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2000 News Releases



Release Date: 11/16/2000
Contact Information: Carl Terry, (404) 562-8325,
The U.S. Environmental Protection Agency today announced action it has taken to address environmental concerns at the Solitron Devices and Trans Circuit Superfund sites in Palm Beach County, Florida. Specifically, EPA is delaying the selection of a cleanup plan for contaminated groundwater at the site until further testing is completed. The additional sampling is being conducted in response to concerns raised by the City of Riviera Beach during EPA's comment period on the proposed cleanup. The testing is expected to be completed within six months.

"Postponing the selection of a final cleanup until after additional studies are completed will allow for a more comprehensive approach in cleaning up contamination which may have threatened the city's wellfield for many years," said John H. Hankinson, Jr., EPA Regional Administrator in Atlanta. "EPA remains firmly committed to working with the City of Riviera Beach to ensure that the remedy is protective of human health and the environment."

Additional testing will include groundwater sampling within the wellfield and beneath the Solitron site. The supplemental study also may necessitate the construction of more wells in the area. The results of the testing will enable EPA to satisfy community concerns prior to completion of the decision-making process. Upon completion of the study, EPA will determine if the current proposed cleanup will be implemented as is, modified, or if a new remedy will be proposed.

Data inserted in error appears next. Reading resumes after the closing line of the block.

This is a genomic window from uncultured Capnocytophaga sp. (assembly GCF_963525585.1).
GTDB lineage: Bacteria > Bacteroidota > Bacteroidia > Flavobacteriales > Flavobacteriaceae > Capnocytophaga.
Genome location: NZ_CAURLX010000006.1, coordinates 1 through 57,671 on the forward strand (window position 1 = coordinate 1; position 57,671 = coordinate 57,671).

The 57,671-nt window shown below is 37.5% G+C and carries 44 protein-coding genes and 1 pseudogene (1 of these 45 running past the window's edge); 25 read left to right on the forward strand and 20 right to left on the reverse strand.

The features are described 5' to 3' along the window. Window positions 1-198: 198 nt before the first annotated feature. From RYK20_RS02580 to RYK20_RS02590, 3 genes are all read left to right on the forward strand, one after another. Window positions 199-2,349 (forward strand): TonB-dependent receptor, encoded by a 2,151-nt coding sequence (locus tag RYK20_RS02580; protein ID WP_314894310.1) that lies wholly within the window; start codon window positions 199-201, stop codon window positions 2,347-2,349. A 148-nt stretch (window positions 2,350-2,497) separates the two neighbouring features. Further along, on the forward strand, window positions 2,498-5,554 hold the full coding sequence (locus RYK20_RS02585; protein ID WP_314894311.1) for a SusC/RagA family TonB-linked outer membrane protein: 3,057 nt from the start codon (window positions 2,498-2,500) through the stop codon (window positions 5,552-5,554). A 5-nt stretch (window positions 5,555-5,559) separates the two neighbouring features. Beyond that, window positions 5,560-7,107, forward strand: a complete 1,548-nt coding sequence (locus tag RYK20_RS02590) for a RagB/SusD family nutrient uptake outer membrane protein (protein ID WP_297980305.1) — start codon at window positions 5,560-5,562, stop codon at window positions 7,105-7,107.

The proposed cleanup plan to address groundwater contamination near the Trans Circuit site will include a provision to support the city's cost of operating the air stripping towers. The cleanup proposal for the Trans Circuit site will be available for public comment within the next

EPA is firmly committed to working cooperatively with the community to provide maximum opportunity to review and comment on all reports, studies and decisions made throughout the cleanup at both sites.